Sanofi to reimburse Philippines for unused dengue vaccine (Update)

January 15, 2018
French pharmaceutical giant Sanofi will reimburse the Philippine government for leftover doses of an anti-dengue vaccine whose use was suspended due to health concerns, the two parties said Monday.

Philippines probes deaths after dengue vaccine suspended

December 21, 2017
Philippine officials are investigating whether three deaths were linked to an anti-dengue vaccine that the country's regulators have suspended, health officials said Thursday.

Dengue vaccine row wreaks havoc on Philippine war on disease

February 2, 2018
Widespread fears over a controversial dengue vaccine that some blame for child deaths are wreaking havoc on the Philippines' war on preventable diseases, with many parents refusing to get their children immunised, a senior ...

Philippines plans to sue Sanofi over dengue vaccine: minister (Update)

December 7, 2017
The Philippines intends to sue Sanofi after authorities suspended the pharmaceutical giant's anti-dengue vaccine in response to the company warning the drug could lead to severe infections in some cases, the health secretary ...

Philippines probing 14 deaths amid dengue vaccine furore

January 5, 2018
The Philippines is investigating if the deaths of 14 children had any link to a dengue vaccine whose use the government has suspended due to health concerns, officials said Friday.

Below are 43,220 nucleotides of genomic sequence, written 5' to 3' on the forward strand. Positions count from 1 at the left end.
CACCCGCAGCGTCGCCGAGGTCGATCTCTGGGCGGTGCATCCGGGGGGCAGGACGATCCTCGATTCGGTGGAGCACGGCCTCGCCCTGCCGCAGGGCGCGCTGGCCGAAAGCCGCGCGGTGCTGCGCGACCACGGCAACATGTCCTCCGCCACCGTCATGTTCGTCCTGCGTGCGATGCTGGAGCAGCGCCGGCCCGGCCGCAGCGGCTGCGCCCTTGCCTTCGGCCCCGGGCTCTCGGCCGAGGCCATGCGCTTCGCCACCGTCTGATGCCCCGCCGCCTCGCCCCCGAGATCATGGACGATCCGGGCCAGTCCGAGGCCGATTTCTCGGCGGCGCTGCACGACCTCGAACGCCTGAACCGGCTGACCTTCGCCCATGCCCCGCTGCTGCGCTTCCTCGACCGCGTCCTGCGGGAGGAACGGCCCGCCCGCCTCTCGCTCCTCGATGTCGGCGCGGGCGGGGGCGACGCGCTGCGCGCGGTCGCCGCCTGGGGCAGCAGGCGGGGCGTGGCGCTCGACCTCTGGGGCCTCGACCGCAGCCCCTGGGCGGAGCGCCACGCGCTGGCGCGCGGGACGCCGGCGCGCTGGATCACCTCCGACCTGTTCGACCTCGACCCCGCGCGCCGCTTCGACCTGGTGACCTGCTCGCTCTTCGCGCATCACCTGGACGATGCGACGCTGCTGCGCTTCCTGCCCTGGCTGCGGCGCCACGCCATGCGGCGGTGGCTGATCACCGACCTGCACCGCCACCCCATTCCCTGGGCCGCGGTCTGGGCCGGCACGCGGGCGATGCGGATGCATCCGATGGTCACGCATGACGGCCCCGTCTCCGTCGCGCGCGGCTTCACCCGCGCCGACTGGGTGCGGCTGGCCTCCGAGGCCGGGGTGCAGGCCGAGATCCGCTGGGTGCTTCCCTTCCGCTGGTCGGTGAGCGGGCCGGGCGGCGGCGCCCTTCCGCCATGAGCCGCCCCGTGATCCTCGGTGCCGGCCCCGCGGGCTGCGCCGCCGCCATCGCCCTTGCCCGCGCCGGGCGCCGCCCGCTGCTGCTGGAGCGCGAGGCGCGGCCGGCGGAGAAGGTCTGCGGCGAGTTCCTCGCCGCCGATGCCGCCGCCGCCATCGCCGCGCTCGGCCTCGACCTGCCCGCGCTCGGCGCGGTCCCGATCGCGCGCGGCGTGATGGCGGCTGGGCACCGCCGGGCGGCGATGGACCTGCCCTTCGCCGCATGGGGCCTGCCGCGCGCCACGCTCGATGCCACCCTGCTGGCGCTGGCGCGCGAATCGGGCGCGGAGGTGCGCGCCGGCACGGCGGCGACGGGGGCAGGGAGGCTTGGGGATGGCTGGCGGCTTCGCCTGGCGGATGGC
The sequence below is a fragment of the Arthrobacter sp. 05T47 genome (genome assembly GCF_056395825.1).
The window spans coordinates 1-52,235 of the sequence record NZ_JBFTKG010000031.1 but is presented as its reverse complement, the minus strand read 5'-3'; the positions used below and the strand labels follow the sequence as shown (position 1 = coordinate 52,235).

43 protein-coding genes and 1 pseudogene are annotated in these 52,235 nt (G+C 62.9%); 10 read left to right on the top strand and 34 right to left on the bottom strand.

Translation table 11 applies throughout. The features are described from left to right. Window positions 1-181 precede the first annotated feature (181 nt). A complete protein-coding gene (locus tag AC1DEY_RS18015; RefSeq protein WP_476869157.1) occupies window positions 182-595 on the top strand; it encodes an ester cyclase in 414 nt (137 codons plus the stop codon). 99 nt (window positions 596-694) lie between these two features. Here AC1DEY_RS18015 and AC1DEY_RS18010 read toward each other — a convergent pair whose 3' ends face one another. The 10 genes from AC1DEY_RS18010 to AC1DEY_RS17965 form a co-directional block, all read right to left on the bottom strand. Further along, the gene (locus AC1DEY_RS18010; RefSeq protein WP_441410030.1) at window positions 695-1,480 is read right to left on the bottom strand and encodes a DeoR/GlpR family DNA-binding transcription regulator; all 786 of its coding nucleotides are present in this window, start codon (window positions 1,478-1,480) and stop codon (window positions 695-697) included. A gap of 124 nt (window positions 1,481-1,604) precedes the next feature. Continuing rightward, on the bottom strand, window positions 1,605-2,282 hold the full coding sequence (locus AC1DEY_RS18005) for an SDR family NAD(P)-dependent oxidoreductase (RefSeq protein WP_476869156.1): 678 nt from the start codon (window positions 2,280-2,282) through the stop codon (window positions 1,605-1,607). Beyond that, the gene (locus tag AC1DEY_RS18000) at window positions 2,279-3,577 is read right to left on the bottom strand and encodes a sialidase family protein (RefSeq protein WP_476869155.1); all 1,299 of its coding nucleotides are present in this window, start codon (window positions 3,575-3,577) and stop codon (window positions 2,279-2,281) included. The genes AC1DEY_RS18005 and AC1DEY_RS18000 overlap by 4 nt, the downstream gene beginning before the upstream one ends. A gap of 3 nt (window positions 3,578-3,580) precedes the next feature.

Philippines says deaths in vaccine row 'consistent with' dengue

January 11, 2018
The Philippines said Thursday that some of the 14 children who died after receiving a controversial vaccine showed signs of "severe dengue", as investigators probe the drug whose use was suspended due to health concerns.

Recommended for you

Researchers publish study on new therapy to treat opioid use disorder

May 22, 2018
Better delivery of medications to treat opioid use disorder (OUD) is key to addressing the opioid crisis and helping the 2.6 million Americans affected by the disease.

Could nonprofit drug companies cut sky-high prices?

May 17, 2018
(HealthDay)—Generic prescription drugs should be cheap, but prices for some have soared in the United States in recent years. Now a group of U.S. hospitals thinks it has a solution: a nonprofit drug maker.

Fewer antibiotics for kids, but more ADHD drugs

May 15, 2018
(HealthDay)—American kids are taking fewer prescription medications these days—but certain drugs are being prescribed more than ever, a new government study finds.

Opioid makers' perks to docs tied to more prescriptions

May 14, 2018
Doctors who accept perks from companies that make opioid painkillers are more likely to prescribe the drugs for their patients, new research suggests.

Less is more when it comes to prescription opioids for hospital patients, study finds

May 14, 2018
In a pilot study published in JAMA Internal Medicine, Yale researchers significantly reduced doses of opioid painkillers given to hospital patients. By delivering the opioids with a shot under the skin or with a pill instead ...

Generic options provide limited savings for expensive drugs

May 7, 2018
Generic drug options did not reduce prices paid for the cancer therapy imatinib (Gleevec), according to a Health Affairs study released today in its May issue.

0 comments

Please sign in to add a comment. Registration is free, and takes less than a minute. Read more

Click here to reset your password.
Sign in to get notified via email when new comments are made.